Since Merton (1973) there has been a focus on the risk-return trade-off at the stock market: a positive risk-return relationship implies that the higher the risk is, the higher is the expected return. Recently, the risk-return relationship on the stock market has seen a renewed investigation relying on cross sectional studies, cf. e.g. Ang et al., 2006 and Ang et al., 2009 as well as on intertemporal studies, cf. e.g. Bali (2008) and Bali et al. (2009). In contrast to the stock market, the intertemporal risk-return relationship for the FX market is yet largely unexplored. We set out to fill this gap. In particular, we rely on time series analysis to study the intertemporal risk-return relationship on the FX market. It is not a matter of course that the risk-return relationship is similar for the FX and stock market. In fact, Park and Irwin (2004) review many studies that show that the FX market differs from the stock market in its profitability in technical trading rules, which are especially profitable for the FX market. This indicates that the FX market is less efficient than the stock market. Moreover, the FX market differs from the stock market in that FX returns are subject to central bank interventions that increase the systematic risks, cf. Sweeney (2007). The current paper is related to Guo and Savickas (2008) who forecast future FX returns using a linear model where the explanatory variables are various financial variables, including idiosyncratic stock market volatility. Guo and Savickas (2008) apply quarterly data for six foreign exchange rates against the USD. They find a strong relationship between the FX returns and stock market volatility. Lustig and Verdelhan (2007) consider the risk-return trade-off on currencies using portfolios sorted on interest rates. They find a cross sectional risk-return relationship where the risk is measured by consumption growth risk. In contrast to these papers, we investigate the FX risk-return relationship using FX own risk measures. Using own risk measures enable us to compare more directly with the risk-return findings that apply to the stock market, but still remembering the differences between the stock and FX markets, cf. Park and Irwin (2004) and Sweeney (2007). A recent strand of the international finance literature analyzes FX carry trade strategies; that is self-financing portfolios consisting of long positions in currencies with high interest rates and short positions in currencies with low interest rates. The carry trade literature provides us with some useful risk measures to apply in the risk-return analysis. Christiansen et al. (forthcoming) use a smooth transition model to show that typical FX carry trade strategies have much higher exposure to the stock market and are mean reverting when FX volatility is high. Their findings suggest that FX excess returns are related to the FX volatility (their state variable). Brunnermeier et al. (2009) find evidence that sudden changes in exchange rates are related to unwinding of carry trade strategies due to funding constraints by the investors. They forecast future realized FX skewness (interpreted as crash risk) by interest rate differentials (foreign minus US interest rate) and FX excess returns. So, their findings suggest that it is of interest to use the FX skewness as another risk measure. Burnside et al. (2008) propose that carry trade strategies give high average payoffs due to peso problems, namely extreme and rare events. Their findings imply that value-at-risk is a promising risk measure. We consider ten currencies of developed countries (all measured against the USD). The sample covers the period January 1987–July 2009. We use daily exchange rates to calculate three monthly risk measures for each currency; the realized volatility, the realized skewness, and the value-at-risk. We investigate if the three risk measures are jointly able to explain the excess FX return using linear time series models. We find a strong contemporaneous risk-return relationship for all currencies under investigation. We find only limited evidence of noncontemporaneous risk-return relationships. It is important to consider all three risk measures simultaneously. Finally, we investigate if the current financial crisis has an effect upon the FX risk-return relationship. We confirm this conjecture. The remaining part of the paper is structured as follows. In Section 2 we introduce the data. The econometric specification is laid out in Section 3 and the empirical results are discussed in Section 4. Finally, Section 5 concludes.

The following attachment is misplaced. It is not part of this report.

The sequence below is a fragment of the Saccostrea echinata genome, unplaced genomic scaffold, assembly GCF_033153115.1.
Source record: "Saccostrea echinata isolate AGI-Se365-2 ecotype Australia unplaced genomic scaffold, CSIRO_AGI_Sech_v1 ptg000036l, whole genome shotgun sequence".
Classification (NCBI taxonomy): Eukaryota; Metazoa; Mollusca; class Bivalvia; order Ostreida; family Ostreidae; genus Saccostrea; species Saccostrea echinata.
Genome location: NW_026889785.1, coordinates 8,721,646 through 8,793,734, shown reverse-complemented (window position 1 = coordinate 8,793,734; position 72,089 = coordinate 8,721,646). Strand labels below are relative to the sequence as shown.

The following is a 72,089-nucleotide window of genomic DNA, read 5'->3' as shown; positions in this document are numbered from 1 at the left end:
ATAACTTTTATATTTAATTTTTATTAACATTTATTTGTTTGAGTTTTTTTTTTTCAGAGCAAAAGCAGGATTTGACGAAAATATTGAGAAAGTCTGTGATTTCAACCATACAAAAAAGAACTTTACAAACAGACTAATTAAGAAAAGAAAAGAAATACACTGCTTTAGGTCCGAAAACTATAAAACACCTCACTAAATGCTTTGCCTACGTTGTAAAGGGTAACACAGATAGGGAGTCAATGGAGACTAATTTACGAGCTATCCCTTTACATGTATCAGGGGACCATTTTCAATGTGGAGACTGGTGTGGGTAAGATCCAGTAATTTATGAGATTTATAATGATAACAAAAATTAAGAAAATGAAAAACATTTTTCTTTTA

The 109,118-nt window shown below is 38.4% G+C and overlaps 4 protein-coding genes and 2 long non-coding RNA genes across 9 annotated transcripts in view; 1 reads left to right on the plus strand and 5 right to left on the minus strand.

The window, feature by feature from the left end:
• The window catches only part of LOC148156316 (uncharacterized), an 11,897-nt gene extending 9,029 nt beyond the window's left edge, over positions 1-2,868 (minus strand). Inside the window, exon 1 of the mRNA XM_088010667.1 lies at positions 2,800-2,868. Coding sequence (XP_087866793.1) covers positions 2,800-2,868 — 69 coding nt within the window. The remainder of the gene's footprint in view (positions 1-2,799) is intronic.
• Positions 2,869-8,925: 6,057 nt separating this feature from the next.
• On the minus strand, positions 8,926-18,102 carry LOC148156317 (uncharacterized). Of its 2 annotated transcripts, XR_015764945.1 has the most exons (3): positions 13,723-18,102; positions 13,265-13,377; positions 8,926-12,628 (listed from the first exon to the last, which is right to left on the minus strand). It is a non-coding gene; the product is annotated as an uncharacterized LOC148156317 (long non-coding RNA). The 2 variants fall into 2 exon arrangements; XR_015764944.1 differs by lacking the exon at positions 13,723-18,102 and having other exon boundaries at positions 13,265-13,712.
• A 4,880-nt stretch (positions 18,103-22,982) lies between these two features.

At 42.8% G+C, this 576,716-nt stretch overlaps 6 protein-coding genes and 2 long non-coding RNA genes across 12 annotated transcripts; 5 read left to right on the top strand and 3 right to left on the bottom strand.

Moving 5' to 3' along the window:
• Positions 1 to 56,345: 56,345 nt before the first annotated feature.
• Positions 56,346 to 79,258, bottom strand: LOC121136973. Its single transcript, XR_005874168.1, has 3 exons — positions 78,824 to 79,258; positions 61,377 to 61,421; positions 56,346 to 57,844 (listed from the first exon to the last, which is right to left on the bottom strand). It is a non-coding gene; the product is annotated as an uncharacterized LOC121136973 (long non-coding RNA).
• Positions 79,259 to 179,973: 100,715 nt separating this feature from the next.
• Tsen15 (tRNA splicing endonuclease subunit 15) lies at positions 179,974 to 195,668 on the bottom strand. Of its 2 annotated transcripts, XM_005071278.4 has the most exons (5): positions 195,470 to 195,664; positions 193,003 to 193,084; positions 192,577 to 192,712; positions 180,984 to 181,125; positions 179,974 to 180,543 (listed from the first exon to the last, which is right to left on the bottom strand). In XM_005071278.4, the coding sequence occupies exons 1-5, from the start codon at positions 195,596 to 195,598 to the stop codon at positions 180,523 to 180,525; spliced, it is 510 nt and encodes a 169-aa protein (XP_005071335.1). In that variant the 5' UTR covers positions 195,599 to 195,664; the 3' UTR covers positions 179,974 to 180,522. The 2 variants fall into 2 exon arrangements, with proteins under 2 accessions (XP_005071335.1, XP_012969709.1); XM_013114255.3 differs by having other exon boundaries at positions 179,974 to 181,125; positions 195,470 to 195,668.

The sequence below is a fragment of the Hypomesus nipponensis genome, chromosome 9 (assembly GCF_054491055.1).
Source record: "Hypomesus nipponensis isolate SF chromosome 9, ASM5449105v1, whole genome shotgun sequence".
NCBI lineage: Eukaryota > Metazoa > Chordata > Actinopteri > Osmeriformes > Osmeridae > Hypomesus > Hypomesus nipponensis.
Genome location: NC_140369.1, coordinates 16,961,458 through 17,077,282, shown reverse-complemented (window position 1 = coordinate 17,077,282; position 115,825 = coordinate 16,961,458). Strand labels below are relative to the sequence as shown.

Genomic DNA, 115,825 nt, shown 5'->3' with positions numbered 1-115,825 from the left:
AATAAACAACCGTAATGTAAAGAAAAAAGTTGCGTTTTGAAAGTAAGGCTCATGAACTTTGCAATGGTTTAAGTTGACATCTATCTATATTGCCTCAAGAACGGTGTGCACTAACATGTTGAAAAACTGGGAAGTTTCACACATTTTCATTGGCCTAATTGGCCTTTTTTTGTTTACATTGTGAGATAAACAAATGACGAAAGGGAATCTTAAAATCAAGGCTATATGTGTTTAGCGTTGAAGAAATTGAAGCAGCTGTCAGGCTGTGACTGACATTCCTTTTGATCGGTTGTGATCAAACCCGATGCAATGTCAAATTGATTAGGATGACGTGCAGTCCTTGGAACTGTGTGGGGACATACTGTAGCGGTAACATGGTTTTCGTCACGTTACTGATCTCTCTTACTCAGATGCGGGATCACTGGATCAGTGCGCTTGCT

نتیجه گیری انگلیسی
We have used three risk measures to explain the FX excess returns for ten currencies, namely realized volatility, realized skewness, and value-at-risk. During the sample period 1987M01–2009M07, the risk-return trade-off is strong. The risk-return trade-off is contemporaneous, not leaded or lagged. It is important to include all three risk measures simultaneously when analyzing the risk-return trade-off. The risk-return trade-off becomes stronger during the recent financial crisis. The safe haven currencies CHF and JPY differ from other currencies in several ways.